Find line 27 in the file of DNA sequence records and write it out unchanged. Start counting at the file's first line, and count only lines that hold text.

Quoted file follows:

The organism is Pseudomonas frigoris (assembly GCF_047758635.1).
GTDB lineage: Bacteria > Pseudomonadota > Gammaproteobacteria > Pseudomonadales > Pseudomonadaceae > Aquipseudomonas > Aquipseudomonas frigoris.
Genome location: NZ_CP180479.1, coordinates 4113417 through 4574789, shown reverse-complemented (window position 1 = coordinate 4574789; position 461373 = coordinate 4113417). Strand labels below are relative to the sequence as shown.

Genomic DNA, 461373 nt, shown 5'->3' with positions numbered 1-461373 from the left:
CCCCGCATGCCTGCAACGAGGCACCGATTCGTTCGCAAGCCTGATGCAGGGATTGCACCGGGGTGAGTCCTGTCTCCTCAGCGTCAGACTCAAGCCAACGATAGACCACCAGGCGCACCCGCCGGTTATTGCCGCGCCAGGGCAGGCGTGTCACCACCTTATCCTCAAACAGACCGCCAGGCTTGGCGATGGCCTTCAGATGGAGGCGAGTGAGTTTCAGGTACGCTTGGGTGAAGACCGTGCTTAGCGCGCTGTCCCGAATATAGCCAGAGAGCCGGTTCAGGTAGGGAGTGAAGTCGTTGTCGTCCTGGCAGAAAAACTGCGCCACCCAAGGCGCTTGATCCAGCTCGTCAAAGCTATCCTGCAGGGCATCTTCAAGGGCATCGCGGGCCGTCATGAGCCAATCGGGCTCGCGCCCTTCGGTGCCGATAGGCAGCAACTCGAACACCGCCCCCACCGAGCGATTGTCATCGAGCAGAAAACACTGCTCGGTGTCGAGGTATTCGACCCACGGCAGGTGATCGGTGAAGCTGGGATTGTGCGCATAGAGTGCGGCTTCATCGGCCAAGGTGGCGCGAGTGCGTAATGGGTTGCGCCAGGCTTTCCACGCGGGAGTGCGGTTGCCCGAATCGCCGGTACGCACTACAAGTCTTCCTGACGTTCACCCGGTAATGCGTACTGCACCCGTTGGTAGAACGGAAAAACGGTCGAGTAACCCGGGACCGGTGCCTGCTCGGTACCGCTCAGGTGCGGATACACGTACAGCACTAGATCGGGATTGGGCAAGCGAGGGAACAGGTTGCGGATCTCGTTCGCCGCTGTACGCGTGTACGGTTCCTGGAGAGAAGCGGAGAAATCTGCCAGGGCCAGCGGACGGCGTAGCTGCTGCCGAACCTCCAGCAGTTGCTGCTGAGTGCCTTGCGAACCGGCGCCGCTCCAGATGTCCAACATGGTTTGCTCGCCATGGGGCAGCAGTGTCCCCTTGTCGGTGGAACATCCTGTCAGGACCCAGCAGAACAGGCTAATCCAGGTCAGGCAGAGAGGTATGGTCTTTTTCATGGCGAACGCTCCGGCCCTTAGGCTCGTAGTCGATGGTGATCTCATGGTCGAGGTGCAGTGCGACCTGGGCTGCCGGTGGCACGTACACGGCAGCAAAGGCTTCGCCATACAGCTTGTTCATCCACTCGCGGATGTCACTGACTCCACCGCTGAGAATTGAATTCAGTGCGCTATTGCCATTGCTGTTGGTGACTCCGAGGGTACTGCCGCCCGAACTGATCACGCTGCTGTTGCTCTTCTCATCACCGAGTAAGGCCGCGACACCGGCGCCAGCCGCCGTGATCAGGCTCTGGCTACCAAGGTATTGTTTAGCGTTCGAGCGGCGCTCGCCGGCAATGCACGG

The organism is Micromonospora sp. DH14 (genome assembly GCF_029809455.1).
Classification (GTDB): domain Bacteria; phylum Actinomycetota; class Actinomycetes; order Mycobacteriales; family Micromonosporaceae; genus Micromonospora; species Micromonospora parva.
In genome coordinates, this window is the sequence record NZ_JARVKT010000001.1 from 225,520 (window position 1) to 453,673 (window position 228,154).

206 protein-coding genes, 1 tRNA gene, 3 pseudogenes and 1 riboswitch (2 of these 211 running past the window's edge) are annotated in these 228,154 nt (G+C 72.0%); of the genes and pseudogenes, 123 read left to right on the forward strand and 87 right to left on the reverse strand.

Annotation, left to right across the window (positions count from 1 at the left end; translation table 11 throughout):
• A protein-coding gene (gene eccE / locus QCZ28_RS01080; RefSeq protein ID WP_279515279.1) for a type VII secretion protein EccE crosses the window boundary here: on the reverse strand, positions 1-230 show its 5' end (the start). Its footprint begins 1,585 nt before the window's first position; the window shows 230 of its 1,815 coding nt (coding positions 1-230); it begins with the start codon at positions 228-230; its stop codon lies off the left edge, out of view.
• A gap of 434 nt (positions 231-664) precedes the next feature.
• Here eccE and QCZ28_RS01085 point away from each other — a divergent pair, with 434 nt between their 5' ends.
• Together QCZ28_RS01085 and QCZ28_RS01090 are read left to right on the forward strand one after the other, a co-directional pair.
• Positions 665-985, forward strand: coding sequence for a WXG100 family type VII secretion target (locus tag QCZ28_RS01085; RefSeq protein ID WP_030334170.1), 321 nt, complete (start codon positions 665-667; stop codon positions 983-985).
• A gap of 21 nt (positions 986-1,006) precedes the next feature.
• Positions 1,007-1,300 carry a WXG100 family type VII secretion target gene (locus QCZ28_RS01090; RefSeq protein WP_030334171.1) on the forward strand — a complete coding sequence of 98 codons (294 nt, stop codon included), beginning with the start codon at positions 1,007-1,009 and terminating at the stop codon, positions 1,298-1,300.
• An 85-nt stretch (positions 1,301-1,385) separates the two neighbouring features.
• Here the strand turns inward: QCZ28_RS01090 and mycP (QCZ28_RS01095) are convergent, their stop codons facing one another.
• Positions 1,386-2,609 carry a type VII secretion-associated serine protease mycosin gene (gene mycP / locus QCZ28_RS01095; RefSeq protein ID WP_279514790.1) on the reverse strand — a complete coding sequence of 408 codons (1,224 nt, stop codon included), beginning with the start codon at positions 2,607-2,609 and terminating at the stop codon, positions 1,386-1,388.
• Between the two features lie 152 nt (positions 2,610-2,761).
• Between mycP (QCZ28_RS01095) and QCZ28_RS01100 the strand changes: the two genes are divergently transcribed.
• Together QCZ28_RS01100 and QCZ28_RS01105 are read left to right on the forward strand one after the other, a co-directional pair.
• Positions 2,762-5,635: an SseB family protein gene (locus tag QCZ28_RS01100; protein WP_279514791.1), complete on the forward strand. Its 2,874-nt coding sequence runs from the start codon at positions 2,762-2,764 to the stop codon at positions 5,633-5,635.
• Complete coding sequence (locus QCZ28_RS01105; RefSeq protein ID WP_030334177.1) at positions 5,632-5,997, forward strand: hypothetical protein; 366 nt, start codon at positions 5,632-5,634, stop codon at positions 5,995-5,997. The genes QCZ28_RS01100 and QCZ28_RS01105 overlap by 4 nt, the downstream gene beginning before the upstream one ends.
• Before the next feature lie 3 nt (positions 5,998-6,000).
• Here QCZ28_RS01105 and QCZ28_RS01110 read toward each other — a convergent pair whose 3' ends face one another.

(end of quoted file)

• Here QCZ28_RS01105 and QCZ28_RS01110 read toward each other — a convergent pair whose 3' ends face one another.